Please welcome our special guest, Maine crime writer Brenda Buchanan.
Mill Town Tales
In 1971, when I was old enough to start noticing things beyond my own nose, a writer named Doris Kirkpatrick wrote a history of my hometown. Published by the local historical society, The City and the River was 453 pages of text, photographs and illustrations about Fitchburg, Massachusetts, the mill town 40 miles northwest of Boston where I’d spent my entire young life.
Until Kirkpatrick’s book provided me the context, I had little sense of the go-go Fitchburg where paper, shoes, guns, textiles, saws and motorcycles once had been manufactured and shipped the world over. The ‘burg I knew was scuffed around the edges, infamous for the sulphurous stench of its paper mills and its multi-hued river. Though it had been on the decline for decades, the town still was peopled by first- and second-generation immigrants who held out hope it would regain its status as a hub of commerce and industry. The stories and photos in The City and the River gave me perspective on them, and on the institutions that had been endowed by the families that built Fitchburg’s once-robust economy.
The hospital where I was born—set high on a hill where we kids were free to ski and toboggan during the winter despite the danger posed by cars whizzing by on the busy street below—was named after the Burbank family, which had established Fitchburg’s first paper mill.
The athletic field where I watched home football games was built by the Crockers, who merged their fledgling company with Burbank Paper in the 1820s and built a ten-mill complex that was at one time the largest paper mill in the United States.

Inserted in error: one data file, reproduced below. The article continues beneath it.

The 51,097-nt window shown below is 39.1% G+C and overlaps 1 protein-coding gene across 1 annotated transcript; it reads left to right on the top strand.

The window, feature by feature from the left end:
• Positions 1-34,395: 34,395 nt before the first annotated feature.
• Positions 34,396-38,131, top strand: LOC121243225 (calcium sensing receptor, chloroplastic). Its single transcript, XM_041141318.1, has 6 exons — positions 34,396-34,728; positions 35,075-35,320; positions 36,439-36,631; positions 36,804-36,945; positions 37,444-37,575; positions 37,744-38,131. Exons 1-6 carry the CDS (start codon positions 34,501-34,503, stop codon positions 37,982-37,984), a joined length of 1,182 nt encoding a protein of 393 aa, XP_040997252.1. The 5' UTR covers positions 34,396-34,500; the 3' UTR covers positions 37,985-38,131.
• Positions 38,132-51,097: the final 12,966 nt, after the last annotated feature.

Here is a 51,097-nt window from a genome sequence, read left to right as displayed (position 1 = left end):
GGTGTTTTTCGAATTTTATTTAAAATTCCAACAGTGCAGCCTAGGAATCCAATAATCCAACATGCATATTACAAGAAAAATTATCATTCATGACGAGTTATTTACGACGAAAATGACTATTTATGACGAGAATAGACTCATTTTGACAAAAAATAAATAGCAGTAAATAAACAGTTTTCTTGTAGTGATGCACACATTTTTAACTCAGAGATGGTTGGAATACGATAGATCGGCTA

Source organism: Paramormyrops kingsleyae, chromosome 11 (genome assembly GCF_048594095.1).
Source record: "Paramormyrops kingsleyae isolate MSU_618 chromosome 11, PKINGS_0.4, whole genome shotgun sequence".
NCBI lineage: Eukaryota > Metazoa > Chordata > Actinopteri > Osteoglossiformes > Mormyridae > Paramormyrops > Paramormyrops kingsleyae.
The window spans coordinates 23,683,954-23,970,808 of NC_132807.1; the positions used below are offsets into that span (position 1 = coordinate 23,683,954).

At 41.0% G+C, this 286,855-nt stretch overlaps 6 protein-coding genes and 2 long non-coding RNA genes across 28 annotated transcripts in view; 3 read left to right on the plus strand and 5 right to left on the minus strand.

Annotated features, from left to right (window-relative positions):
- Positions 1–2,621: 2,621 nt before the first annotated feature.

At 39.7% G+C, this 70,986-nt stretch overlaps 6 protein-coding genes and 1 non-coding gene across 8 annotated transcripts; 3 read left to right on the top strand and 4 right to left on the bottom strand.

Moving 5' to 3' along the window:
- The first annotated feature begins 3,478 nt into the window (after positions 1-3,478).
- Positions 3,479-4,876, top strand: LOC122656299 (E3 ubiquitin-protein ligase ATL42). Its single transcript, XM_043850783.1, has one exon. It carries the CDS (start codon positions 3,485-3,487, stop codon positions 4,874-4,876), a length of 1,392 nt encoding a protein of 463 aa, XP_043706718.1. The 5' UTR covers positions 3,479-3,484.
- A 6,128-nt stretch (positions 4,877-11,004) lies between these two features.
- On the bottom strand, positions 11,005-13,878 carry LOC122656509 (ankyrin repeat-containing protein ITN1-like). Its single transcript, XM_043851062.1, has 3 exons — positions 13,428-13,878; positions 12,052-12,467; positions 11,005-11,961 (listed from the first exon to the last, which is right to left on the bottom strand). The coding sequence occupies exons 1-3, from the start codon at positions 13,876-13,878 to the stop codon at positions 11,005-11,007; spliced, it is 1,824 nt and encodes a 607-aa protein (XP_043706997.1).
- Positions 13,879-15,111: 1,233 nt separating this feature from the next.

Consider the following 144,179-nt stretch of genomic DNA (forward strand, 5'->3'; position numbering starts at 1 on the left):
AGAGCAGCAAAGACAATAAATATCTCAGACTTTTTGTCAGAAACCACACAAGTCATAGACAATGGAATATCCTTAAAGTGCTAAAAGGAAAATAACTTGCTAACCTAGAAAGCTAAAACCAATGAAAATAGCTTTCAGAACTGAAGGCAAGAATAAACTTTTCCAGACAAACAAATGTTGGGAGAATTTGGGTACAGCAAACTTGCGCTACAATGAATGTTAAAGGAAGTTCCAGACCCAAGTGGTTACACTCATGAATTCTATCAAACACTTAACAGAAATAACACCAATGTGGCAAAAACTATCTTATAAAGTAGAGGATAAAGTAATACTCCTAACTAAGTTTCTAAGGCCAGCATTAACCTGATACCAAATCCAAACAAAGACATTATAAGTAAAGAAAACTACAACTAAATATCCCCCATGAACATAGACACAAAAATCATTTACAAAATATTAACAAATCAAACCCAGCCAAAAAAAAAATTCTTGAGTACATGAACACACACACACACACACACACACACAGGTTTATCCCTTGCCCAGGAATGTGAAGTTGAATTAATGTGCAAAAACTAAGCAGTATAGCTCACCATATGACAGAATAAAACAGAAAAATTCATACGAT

The Wallace Library—which had a separate children’s wing starting in 1899—was a gift to the town from another prominent family engaged in the manufacture of paper. At age four I became the proud owner of a youth library card and spent countless afternoons in that building’s warm, bookish embrace.
When the philanthropic families that had bestowed Fitchburg with its hospital, playing fields and library sold their mills to giant corporations, the same ugly spiral that occurred in Maine’s mill towns happened in mine. Work was shifted to states with lower labor costs. Hours were cut back. The new owners demanded contracts be restructured. Unions went on strike. Mills downsized, then closed.
My parents didn’t work in the mills, but as the owners of a small service business they had plenty of customers who did. In the summer of 1972 my father was busy installing and maintaining oil burners, but a prolonged paper mill strike forced him to parse through his invoices at the end of the month. He sorted them into two piles—people whose income likely wasn’t affected too much by the strike and those who were walking a picket line. Ignorant of the etiquette required in such a circumstance, I asked why we were holding some bills back. “You don’t send a customer a bill you know they can’t pay,” my dad said. “Those bills can keep until the strike is over.”